Lasers shine when the stars are aligned
This issue could easily have been dubbed "the marking special" since we present three perspectives on laser marking difficult materials by a variety of processing options.
I've been thinking about the time I introduced CO2 laser cutting of sheet metal to US readers of the Journal of the Fabricator in two 1974 issues (May/June and July/August), followed immediately by a talk at an FMA-sponsored conference in Milwaukee (September 1974). In each, I started off by saying that "metal fabricators are usually surprised when lasers are suggested as an alternate method of laser cutting." As a closing, I boldly stated, "lasers after all these years (circa 1974) have become an acceptable metal working tool." My claim was based on early sales made in Europe, where the first 450W CO2-powered, stand-alone units sold by Messer were installed in Germany and in the UK by Plascut (Rotherham, South Yorkshire, England).
Ah, the arrogance—or should I say naiveté—of youth, as it would be four more years before the first combination laser/turret punch from Strippit (now LVD Strippit) was introduced at the 1978 IMTS event in Chicago, and several years more before quantities were sold worldwide. In 1980, the number was less than 100 units per year—by 2015, over 102,000 units had been installed.
As I grew more market-savvy, I realized that even great ideas like non-contact, exothermic cutting with light energy (a technical and economic achievement), which I had been touting, would only become accepted worldwide when the market itself was ready—that is, when a combination of buying influences coalesce to present irrefutable evidence for capital investment. And, I might add, with a little help from some 'champions' among users.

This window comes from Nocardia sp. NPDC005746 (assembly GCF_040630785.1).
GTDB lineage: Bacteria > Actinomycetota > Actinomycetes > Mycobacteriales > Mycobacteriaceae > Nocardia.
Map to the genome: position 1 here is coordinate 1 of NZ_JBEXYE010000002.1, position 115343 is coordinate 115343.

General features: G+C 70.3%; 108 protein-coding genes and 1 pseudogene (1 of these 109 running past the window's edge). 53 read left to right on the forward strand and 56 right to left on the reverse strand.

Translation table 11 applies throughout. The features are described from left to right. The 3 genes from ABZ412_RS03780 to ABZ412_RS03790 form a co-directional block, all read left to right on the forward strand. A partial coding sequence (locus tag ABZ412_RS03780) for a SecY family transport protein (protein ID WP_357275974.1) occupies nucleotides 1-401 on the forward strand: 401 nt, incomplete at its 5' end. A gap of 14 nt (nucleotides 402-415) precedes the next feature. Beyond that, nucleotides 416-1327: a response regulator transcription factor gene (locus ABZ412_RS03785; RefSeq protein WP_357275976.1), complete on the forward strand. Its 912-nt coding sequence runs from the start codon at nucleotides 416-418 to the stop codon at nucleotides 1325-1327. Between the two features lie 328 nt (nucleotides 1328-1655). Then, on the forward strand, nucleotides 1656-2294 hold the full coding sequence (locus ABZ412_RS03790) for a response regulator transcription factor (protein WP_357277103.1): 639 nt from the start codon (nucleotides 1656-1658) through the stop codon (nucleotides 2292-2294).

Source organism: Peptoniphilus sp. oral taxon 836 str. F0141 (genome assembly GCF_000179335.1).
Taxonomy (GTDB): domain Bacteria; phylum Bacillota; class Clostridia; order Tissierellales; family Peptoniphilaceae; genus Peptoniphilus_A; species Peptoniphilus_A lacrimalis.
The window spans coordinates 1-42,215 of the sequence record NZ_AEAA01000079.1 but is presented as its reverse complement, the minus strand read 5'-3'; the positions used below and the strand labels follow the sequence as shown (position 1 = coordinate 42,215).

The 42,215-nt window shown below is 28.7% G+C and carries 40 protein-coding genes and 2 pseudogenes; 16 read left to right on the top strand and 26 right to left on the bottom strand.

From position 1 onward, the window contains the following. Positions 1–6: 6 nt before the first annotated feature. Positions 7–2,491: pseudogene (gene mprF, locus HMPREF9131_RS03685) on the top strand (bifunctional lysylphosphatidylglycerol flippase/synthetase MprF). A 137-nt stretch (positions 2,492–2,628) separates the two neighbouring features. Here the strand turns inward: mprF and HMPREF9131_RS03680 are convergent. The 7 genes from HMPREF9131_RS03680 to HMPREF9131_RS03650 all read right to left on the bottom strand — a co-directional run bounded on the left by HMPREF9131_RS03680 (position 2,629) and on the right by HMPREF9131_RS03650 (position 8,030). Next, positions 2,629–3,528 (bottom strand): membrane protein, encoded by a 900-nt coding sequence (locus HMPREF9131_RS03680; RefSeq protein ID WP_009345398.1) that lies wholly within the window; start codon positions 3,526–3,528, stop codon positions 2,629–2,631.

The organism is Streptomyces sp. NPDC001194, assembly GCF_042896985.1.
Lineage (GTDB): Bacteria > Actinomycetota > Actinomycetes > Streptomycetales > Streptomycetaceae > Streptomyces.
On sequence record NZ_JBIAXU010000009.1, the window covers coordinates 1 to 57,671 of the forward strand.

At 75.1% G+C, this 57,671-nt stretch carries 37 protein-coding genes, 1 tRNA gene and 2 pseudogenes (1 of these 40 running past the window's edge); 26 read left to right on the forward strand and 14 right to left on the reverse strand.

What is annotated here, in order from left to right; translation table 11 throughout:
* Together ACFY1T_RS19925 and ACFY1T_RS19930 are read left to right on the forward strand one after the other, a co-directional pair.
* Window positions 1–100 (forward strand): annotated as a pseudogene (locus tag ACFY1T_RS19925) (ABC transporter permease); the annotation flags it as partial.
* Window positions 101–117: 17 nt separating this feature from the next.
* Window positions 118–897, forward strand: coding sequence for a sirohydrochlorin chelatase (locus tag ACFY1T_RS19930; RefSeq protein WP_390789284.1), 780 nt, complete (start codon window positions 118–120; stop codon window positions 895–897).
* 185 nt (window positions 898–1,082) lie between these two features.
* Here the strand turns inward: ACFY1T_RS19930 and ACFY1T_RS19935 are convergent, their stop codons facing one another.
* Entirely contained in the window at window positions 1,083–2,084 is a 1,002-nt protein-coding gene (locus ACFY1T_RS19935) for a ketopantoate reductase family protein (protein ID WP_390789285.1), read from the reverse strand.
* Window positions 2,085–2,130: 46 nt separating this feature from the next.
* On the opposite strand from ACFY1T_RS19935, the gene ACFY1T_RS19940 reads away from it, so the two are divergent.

The above reminiscences were triggered by Jason Hillenbrand's retrospective on high-power lasers for metal cutting (see page 13), in which he states that high-power fiber lasers have found their place in the fabricating industry because they are as easy to operate as lower-power units and any additional capital investment can be offset by significantly higher production and lower operating costs than CO2 machines in that power range—the irrefutable evidence I mentioned.
Jay Finn (LaserCoil Technologies) shows new solutions for laser blanking from coil stock, offering ways that laser cutting can become a cost-effective solution for a company's blanking needs (see page 16). Some job shops, looking to add services offered, are moving into sheet metal welding using their laser cutters as welders, which Philipp Rettenmeier (TRUMPF) says is cost-effective (see page 8).
This issue could easily have been dubbed "the marking special" since we present three perspectives on laser marking difficult materials by a variety of processing options. Tony Hoult at IPG Photonics has developed techniques for marking copper, uncoated glass, and other surface structures (see page 19). David Stadler and Joerg Wertli (Optotune) describe a variable z-axis device that is a first step towards a full 3D marking solution that does not require an f-theta lens (see page 22). And Geoff Shannon (Amada Miyachi America) and Gary Firment (Laser-Micro LLC) make the point that a universal marking solution for every part and mark does not exist (see page 24). For example, fiber laser markers can be used on 300 series stainless steel, but as the surface finish increases in difficulty and cycle times, ultrafast lasers in the UV may be the solution.
And finally, Justin Conroy and Rajiv Pandey (Synrad) provide an update on an early CO2 laser application—label cutting (see page 28). They demonstrate its capability in selective converting applications, where the flexibility to cut multiple easily changeable shapes on the fly is needed.
David A. Belforte